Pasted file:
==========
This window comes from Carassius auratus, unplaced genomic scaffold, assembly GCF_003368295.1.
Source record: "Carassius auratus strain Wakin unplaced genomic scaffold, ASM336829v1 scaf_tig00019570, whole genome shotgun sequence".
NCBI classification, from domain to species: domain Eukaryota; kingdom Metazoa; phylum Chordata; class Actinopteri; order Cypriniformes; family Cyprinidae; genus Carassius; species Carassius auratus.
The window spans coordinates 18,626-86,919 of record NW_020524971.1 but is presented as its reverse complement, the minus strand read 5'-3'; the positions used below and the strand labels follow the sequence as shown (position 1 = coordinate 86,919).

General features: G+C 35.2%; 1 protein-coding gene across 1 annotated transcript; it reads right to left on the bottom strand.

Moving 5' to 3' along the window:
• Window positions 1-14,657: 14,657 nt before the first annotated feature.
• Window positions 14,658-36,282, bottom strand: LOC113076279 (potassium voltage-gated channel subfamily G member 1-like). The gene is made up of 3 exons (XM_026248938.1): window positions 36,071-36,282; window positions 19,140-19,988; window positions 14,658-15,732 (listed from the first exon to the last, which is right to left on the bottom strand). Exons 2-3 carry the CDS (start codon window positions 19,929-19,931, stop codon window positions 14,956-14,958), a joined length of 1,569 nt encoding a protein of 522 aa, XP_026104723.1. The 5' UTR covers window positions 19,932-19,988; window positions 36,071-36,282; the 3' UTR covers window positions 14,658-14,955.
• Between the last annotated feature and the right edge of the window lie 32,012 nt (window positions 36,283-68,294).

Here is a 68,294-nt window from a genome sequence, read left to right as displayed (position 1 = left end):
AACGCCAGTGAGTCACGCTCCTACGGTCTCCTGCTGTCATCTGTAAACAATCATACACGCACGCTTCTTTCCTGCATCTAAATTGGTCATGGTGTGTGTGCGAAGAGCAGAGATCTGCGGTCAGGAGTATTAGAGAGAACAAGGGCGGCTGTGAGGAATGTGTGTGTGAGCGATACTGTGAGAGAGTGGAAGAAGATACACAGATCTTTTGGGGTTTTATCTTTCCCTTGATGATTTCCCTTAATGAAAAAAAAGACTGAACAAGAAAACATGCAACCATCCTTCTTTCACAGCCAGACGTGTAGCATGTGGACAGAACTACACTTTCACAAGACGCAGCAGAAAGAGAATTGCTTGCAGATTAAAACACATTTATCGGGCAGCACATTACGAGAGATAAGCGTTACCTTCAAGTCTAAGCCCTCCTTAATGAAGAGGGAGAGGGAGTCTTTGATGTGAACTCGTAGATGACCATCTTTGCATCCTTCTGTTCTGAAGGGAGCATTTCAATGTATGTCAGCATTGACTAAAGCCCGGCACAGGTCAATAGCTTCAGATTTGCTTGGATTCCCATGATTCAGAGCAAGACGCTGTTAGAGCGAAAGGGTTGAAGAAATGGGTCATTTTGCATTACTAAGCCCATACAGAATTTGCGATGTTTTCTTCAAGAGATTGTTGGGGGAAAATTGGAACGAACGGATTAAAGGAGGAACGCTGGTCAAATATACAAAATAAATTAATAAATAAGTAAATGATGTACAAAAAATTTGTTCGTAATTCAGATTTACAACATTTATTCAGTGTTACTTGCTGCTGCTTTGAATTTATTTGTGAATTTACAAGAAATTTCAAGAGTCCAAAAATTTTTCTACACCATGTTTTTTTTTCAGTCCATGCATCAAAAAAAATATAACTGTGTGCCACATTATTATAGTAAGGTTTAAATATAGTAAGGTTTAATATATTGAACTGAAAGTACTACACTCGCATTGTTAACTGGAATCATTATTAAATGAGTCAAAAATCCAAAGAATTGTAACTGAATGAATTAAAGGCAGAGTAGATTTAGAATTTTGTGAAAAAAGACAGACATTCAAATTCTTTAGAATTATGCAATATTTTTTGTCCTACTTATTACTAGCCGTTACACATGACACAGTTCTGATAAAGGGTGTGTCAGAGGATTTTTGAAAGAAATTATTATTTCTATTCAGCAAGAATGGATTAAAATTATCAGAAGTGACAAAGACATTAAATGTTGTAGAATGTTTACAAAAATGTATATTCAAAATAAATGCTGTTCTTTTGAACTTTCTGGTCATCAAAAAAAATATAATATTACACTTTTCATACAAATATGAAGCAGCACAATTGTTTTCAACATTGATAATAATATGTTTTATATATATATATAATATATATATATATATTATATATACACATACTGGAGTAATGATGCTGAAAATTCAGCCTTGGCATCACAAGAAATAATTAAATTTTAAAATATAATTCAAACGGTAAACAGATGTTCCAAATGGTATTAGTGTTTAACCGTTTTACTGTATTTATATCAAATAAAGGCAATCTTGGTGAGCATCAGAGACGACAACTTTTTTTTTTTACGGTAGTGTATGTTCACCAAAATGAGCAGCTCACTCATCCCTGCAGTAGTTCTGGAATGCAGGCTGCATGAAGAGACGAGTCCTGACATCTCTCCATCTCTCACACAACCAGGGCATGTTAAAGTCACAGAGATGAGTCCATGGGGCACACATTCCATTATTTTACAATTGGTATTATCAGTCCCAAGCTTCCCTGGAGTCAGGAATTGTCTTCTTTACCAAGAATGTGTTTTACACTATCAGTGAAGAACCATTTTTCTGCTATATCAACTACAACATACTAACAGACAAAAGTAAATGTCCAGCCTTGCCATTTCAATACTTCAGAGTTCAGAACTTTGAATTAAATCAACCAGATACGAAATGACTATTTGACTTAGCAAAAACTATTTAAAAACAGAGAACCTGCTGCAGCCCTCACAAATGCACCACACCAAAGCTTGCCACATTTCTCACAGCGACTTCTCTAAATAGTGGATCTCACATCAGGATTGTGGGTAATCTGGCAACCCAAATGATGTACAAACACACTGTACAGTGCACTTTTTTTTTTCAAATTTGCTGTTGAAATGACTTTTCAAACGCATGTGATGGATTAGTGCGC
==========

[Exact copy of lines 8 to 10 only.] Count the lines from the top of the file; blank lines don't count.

• Window positions 14,658-36,282, bottom strand: LOC113076279 (potassium voltage-gated channel subfamily G member 1-like). The gene is made up of 3 exons (XM_026248938.1): window positions 36,071-36,282; window positions 19,140-19,988; window positions 14,658-15,732 (listed from the first exon to the last, which is right to left on the bottom strand). Exons 2-3 carry the CDS (start codon window positions 19,929-19,931, stop codon window positions 14,956-14,958), a joined length of 1,569 nt encoding a protein of 522 aa, XP_026104723.1. The 5' UTR covers window positions 19,932-19,988; window positions 36,071-36,282; the 3' UTR covers window positions 14,658-14,955.
• Between the last annotated feature and the right edge of the window lie 32,012 nt (window positions 36,283-68,294).

Here is a 68,294-nt window from a genome sequence, read left to right as displayed (position 1 = left end):